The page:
Monday, 6 February 2023, 12:41
Cecilio Barroso, discoverer of Neanderthal man in the Axarquía's Boquete de Zafarraya cave, died on Saturday, 4 February, at the age of 67 in Rincón de la Victoria.
Barroso found the cave, located near the village of Alcaucín, in 1979, initiating the first official archaeological excavations between 1981 and 1983. The researcher located, among many other traces of the past, an exceptionally well preserved human jawbone, which is now on display at the Museum of Malaga. There are no more than ten Neanderthal jaws in Europe in a similar condition.
The cave is today a reference point and place of study for scientists from all over the world who believe that this place could hold the key to the extinction of the Neanderthals and an explanation of the relationship between the hominids and modern Homo sapiens.
The work carried out in the Boquete de Zafarraya cave unearthed the remains of 16 Neanderthal bones; two jaws, two femurs, a tibia and other smaller bones, belonging to between nine fifteen individuals. The bones are not associated with burials, so the excavators argue that these human groups did not bury their dead.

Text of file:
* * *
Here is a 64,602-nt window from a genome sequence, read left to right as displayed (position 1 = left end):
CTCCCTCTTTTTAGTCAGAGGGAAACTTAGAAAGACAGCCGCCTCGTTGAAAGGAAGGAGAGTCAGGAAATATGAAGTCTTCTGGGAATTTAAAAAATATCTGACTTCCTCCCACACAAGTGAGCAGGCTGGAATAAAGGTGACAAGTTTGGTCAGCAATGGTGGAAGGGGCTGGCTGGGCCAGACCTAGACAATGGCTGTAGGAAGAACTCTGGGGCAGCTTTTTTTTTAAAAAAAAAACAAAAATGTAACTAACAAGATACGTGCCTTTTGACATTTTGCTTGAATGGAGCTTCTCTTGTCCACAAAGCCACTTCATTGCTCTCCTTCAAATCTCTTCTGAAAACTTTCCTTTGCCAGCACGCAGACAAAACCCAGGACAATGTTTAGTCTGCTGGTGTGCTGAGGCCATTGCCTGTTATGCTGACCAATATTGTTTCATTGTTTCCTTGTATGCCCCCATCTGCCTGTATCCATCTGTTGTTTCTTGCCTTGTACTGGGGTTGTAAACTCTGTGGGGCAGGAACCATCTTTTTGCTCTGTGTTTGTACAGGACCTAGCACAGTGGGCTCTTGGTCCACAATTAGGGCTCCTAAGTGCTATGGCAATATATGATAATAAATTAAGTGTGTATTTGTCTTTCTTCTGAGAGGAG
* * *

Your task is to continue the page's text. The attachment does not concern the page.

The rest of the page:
The remains were found fragmented, scattered and mixed with the remains of mammals. This, together with other discoveries including tools, has led some scientists to consider the possibility of cannibalism.
With a doctorate in Prehistory from the National Museum of Natural History in Paris, the Cueva del Boquete was the first of a series of discoveries in Andalucíaa that would make Cecilio Barroso an renowned archaeologist.
For 25 years he led excavations at the Cueva del Ángel, a Paleolithic settlement in Lucena (Cordoba) dating back at least 500,000 years, and was the head of the Fundación Instituto de Investigación de Prehistoria y Evolución Humana (human prehistory and evolution foundation investigation institute).
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